Brooklyn Artisan Richard Haining Creates Treasured Pieces from Scraps of Leftover Wood
The saying “one man’s trash is another man’s treasure” couldn’t be truer in the case of woodworker Richard Haining, who makes sculptural vessels, light fixtures, and table bases out of discarded wood that he salvages from water towers, lumberyards, and New York City dumpsters. “People typically get rid of their scrap wood, but just because a material has been thrown away, it doesn’t mean it’s unusable,” says the Greenpoint-based craftsman, an Atlanta native who earned a degree in furniture design from the Rhode Island School of Design in 2005. “It just requires more consideration.”
Haining stumbled on his passion in 2007 while working for a Brooklyn-based set design company, where he “started playing around with fragments of plywood from deconstructed sets.” Inspired by fieldstone walls, he began experimenting with cutting strips of wood into Lego-sized pieces and then stacking them to form objects (some sinuous and smooth, and others more structured, with a jagged surface). “Using little building blocks gives me the flexibility to make nearly anything,” explains Haining, “whether it’s small enough to fit in the palm of my hand or large enough to fill an entire room.” In 2014, he quit his job to pursue his hobby full-time.
In Haining’s 350-square-foot studio, piles of wood—ranging from walnut and maple to Alaskan cedar and California redwood—line the walls, alongside life-size sketches of in-progress products that he uses for reference as he works. To begin a vessel, he selects a wood species and cuts up a handful of boards into tiny chunks. He bonds five veneer discs together to form the base, and then arranges a ring of wooden pieces around the perimeter, proceeding to stack them and coating each layer with glue (a small vessel typically comprises 1,000 pieces, with 25 per ring).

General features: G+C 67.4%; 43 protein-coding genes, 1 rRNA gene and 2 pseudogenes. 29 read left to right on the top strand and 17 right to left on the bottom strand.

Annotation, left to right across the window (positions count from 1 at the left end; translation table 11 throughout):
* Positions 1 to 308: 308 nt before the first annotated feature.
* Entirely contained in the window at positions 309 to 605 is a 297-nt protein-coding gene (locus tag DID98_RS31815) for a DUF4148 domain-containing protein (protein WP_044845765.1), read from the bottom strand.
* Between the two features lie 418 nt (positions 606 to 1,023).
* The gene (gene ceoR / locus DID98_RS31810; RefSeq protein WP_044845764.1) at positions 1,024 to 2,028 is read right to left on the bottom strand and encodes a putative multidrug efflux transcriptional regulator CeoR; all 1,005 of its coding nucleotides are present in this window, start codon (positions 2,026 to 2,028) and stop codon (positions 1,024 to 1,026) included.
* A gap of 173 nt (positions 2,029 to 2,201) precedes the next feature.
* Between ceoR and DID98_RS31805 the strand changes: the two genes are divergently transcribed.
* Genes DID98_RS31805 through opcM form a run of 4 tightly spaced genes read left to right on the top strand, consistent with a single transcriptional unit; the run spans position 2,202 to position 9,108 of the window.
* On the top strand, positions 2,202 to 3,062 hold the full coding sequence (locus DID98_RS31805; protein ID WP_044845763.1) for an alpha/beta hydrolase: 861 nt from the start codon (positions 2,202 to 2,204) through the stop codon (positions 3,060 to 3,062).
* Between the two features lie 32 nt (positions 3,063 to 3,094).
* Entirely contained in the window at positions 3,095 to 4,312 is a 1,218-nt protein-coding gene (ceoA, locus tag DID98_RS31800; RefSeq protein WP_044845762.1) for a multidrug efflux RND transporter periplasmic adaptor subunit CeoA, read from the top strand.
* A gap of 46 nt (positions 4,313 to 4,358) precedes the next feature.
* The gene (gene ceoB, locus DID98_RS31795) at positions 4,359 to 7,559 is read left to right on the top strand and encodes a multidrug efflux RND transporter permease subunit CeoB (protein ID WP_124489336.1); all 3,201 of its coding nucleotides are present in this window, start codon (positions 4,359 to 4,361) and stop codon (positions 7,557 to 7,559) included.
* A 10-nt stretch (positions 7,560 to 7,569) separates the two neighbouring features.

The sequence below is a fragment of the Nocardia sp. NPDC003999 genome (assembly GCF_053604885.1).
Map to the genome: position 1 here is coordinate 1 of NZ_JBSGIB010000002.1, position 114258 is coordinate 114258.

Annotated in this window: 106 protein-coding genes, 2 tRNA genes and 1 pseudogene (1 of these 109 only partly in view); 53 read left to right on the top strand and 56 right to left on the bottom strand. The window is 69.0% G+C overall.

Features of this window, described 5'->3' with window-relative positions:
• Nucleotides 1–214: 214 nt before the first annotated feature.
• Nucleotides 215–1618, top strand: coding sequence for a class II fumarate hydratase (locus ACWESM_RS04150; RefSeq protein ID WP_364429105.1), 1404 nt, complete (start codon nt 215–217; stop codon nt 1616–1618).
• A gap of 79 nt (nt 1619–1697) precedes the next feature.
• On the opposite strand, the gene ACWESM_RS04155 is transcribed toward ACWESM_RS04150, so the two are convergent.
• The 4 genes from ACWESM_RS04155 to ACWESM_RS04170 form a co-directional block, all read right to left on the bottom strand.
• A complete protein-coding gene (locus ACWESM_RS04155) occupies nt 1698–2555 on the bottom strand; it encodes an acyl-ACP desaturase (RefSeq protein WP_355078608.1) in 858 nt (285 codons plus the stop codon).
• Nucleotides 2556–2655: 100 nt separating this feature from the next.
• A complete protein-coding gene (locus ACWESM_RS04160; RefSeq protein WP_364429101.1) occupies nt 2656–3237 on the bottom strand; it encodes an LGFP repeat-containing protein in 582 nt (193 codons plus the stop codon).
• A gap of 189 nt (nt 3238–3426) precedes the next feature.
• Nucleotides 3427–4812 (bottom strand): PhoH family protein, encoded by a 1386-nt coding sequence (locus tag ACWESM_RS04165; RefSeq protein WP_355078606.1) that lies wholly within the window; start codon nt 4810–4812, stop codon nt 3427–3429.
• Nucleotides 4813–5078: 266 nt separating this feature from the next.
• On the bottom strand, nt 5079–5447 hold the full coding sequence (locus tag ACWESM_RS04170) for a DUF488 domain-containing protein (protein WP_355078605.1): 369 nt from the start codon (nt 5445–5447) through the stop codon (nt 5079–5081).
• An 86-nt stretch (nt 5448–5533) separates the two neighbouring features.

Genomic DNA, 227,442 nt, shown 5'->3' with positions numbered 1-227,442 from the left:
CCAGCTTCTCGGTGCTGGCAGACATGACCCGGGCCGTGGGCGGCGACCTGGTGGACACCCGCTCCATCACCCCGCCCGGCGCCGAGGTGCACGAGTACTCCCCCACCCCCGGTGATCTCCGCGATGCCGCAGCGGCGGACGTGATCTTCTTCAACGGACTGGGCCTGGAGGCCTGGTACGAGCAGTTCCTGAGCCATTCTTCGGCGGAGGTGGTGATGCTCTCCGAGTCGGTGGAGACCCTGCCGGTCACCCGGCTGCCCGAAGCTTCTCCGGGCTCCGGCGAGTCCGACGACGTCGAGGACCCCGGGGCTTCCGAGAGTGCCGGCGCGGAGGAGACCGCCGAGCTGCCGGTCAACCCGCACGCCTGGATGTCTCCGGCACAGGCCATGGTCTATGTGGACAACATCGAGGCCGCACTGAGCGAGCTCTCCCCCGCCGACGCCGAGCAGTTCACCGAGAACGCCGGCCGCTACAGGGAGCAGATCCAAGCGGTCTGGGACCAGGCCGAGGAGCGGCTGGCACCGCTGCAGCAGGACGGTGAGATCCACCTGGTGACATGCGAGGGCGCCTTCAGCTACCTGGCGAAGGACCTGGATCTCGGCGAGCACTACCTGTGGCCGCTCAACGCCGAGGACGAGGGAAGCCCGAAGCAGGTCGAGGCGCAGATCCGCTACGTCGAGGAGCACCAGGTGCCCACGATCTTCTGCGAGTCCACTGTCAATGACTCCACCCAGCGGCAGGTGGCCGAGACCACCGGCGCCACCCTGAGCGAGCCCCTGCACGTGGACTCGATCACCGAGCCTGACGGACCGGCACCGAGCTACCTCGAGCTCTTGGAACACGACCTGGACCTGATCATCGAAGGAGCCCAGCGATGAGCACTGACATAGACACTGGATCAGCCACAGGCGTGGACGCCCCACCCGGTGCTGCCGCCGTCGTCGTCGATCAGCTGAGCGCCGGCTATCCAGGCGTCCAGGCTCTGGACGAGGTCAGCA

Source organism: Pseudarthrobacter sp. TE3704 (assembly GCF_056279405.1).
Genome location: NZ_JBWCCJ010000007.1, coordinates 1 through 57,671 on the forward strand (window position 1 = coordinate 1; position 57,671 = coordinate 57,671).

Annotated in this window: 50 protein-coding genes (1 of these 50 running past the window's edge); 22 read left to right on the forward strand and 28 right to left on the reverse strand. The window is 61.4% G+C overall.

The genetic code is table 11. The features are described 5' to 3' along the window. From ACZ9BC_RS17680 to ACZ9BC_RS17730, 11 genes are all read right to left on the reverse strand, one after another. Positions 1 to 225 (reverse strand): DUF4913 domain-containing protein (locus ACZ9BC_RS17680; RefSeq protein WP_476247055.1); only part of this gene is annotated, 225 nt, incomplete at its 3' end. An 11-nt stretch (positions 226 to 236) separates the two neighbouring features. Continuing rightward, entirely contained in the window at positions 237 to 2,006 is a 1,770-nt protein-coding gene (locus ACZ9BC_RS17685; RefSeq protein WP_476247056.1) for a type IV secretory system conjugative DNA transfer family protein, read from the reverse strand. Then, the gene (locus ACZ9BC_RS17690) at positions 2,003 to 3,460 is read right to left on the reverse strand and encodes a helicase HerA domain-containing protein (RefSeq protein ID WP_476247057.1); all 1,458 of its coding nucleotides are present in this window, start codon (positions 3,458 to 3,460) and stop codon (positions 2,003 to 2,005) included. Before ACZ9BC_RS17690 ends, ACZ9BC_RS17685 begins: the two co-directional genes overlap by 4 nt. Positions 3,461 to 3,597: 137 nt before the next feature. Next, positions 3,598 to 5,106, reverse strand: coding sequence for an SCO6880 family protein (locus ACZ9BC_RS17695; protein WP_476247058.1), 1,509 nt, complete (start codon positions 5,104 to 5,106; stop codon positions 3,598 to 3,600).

After obtaining a satisfying height and shape, Haining uses an electric hand grinder to round the hard edges and further define the form. (At this point, he sometimes chooses to torch the wood—a Japanese technique known as shou sugi ban—to give it a black cast.) He then sands the surface and coats it with both a clear liquid finish and beeswax. “It’s really gratifying,” says Haining, “to take a material that’s considered waste and turn it into something much greater.”
A version of this article appeared in the May/June 2019 issue of NYC&G (New York Cottages & Gardens) with the headline: Building Blocks.